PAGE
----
Veganism eliminates all animal foods and by-products including meat, poultry, fish, eggs, dairy and even honey, thus removing a significant amount of cholesterol and saturated fat from their diet, which promotes heart health.
While there has been an abundance of research done to support the healthfulness of a vegan lifestyle, removing all animal foods from your diet can pose some nutritional challenges.RELATED: RECOMMENDED PLANS FOR YOU
Though most animal foods do contain cholesterol and unhealthy fats, they also provide you with essential nutrients such as protein, iron, vitamin B12, calcium, zinc and omega-3 fatty acids, which aren’t as abundant in plant based foods.
With veganism growing in popularity especially in the celebrity world, many people perceive the word “vegan” to automatically mean healthy, and you best believe that food manufacturers are capitalizing on this innocent misconception.
Over the years, vegan food products have spread across the supermarket shelves like wildfire, and though some might be healthy, the majority of vegan food products sold in stores are just processed foods in disguise.
If you are thinking about going vegan, it is important to understand that just because a food is not made with animal products, does not mean it is healthy or not made with other unhealthy ingredients. So what are these foods and how can you spot them?
Here is a list of the most common vegan foods that should NOT be included as a part of a healthy vegan lifestyle:
1. Vegan Baked Goods:
Baked foods such as cookies, cakes and muffins are considered “vegan” if they are not made with eggs, milk or butter, typical ingredients in baked goods.
However, these ingredients need to be substituted for in order to get a good tasting product.
Thus, vegan desserts often contain a lot of sugar, vegetable oil and heavy coconut cream. Remember, just because you are eating a food not made with animal products, does not mean it is not highly processed and high in calories, fat and sugar.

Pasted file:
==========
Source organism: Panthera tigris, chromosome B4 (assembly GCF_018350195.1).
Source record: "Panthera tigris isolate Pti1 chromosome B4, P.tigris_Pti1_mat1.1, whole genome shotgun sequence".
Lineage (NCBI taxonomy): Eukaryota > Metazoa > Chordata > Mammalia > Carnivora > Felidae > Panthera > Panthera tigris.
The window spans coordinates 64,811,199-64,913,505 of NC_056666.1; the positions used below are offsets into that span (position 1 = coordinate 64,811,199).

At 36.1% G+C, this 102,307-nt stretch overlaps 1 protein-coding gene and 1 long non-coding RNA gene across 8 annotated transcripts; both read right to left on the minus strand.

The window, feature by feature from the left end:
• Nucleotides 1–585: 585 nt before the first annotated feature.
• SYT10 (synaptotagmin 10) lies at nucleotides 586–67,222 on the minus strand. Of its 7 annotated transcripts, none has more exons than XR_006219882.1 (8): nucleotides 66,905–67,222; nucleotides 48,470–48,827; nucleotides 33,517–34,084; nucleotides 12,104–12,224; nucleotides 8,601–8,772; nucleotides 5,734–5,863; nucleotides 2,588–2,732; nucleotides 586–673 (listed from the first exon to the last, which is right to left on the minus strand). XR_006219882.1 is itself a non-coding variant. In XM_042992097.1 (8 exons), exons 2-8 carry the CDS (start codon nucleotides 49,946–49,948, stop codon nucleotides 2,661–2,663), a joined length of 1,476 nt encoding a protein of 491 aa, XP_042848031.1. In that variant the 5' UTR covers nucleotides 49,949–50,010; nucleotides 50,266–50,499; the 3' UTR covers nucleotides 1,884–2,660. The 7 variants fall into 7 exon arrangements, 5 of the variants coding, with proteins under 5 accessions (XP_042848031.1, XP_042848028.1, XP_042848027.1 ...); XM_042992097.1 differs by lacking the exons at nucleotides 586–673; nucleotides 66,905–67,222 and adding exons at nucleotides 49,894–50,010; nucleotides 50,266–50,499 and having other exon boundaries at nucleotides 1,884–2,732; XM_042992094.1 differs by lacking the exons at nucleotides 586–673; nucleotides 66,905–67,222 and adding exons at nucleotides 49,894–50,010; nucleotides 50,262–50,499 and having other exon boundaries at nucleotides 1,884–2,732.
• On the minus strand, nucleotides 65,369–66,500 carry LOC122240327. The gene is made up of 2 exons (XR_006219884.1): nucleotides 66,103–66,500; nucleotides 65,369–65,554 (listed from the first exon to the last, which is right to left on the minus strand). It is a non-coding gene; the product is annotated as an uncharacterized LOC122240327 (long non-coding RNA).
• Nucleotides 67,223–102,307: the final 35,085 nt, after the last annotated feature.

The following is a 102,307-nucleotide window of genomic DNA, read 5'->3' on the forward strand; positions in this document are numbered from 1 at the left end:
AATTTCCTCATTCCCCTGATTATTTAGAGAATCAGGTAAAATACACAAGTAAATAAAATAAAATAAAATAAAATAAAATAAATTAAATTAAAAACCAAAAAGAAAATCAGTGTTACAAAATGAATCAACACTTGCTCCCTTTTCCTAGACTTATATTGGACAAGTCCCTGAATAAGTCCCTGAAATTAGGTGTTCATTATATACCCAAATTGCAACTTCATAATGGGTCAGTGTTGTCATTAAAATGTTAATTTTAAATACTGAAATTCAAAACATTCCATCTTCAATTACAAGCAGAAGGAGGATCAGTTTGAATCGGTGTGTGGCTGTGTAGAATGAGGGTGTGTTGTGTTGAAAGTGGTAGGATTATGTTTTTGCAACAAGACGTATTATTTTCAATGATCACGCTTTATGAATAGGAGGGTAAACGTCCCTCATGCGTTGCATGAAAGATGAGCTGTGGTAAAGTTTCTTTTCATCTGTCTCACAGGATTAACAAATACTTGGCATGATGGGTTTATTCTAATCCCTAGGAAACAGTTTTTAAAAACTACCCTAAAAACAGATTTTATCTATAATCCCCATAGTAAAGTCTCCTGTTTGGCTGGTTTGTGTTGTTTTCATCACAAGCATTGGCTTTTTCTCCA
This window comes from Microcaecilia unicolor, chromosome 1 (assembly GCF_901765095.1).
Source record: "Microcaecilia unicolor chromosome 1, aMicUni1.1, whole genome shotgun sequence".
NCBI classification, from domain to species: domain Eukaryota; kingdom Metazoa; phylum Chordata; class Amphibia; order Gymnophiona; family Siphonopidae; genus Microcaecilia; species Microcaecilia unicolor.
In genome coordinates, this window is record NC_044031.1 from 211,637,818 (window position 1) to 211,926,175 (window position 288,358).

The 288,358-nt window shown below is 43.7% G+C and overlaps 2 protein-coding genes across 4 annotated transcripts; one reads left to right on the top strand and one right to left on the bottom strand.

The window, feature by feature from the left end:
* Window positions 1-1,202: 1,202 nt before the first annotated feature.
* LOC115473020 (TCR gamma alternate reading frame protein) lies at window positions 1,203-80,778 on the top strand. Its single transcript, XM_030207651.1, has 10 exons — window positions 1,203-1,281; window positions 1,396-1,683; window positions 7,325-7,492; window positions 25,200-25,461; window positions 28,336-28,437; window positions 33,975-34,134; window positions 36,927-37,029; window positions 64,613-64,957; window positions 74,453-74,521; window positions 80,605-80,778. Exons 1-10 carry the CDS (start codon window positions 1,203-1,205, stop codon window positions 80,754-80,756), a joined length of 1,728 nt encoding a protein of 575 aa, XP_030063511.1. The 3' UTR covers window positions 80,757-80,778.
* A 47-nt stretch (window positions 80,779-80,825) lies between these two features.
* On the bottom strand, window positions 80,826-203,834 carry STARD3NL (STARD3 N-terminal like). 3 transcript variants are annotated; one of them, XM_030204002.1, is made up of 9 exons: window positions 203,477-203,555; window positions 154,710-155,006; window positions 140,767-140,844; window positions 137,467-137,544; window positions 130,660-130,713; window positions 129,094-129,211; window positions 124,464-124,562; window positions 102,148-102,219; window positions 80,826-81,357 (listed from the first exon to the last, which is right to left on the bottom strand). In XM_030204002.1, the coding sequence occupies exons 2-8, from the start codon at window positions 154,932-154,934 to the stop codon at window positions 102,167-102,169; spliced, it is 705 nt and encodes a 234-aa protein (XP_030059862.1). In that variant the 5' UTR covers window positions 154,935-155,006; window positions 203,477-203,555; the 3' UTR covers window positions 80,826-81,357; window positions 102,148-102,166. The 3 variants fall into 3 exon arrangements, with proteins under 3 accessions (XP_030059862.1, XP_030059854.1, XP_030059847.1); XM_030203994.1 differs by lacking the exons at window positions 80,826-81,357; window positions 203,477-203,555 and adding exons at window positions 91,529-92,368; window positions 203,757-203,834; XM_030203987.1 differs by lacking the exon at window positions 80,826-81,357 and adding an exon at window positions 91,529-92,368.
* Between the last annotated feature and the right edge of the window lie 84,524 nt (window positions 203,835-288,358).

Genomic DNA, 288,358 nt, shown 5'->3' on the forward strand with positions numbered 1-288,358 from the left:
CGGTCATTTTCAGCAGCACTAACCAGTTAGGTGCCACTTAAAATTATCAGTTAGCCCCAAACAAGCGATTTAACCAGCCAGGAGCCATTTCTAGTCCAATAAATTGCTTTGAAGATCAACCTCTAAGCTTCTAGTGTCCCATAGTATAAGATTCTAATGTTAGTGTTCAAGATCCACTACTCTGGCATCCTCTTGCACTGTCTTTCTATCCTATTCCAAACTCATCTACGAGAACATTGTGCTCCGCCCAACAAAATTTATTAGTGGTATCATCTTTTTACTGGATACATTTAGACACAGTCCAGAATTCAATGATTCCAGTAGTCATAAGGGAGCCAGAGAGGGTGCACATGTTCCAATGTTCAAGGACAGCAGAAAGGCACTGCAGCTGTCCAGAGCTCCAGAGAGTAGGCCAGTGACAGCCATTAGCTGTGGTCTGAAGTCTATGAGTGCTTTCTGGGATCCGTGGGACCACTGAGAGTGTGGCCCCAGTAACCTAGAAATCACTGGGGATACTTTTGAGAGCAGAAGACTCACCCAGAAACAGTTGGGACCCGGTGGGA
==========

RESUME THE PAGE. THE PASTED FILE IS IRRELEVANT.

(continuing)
A vegan dessert is not necessarily any healthier than a non-vegan dessert.
2. Processed Soy Meats:
Meat substitute products like soy hot dogs, soy burgers and soy deli meats are highly processed and high in sodium, additives and preservatives.
The best way to get your protein is to incorporate whole foods like beans, legumes, edamame, nuts and seeds. Choose whole blocks of firm tofu or tempeh to substitute for meat in stir fries, pasta dishes and atop salads.
3. Pre-Packaged Veggie Burgers:
You might be thinking, what can possibly be unhealthy about a burger made out of vegetables?
There is no doubt that a veggie burger made at home from rice, beans and vegetables is a healthy meal option, but what you have to watch out for are premade veggie burgers that are either packaged and frozen or offered on a restaurant menu.
Veggie burgers may contain fewer calories and fat than their meat counterparts, but they are often highly processed, containing chemicals, additives, GMOs and unhealthy oils.
Choose veggie burgers that are preservative-free or better yet, make them at home.
4. Vegan Frozen Desserts:
Vegan ice cream and frozen treats often use coconut milk, coconut water, almond milk or soy milk as an alternative to milk. Sorbets and fruit based desserts are also classified as vegan.
Though the calories might be lower in these products, the real culprit ingredient among all frozen desserts are the sugar and fat, which typically isn’t much lower among non-dairy ice cream products than their dairy counterparts.
If you’re going to have a frozen dessert, whether vegan or not, embrace it as a “treat” for yourself and watch your portion size.
As a vegan, you should be cautious about making naturally vegan foods like potato chips, crackers, dressings, candy and sugary cereals a staple in your diet as these foods lack nutrition.
If you are currently following a vegan diet or are thinking about adopting one, knowledge is power! Avoiding animal products does not necessarily mean you’re getting high quality nutrition.
Educate yourself on which foods offer adequate protein, which vitamins you will need to supplement with, and which nutrients you can find in other food sources.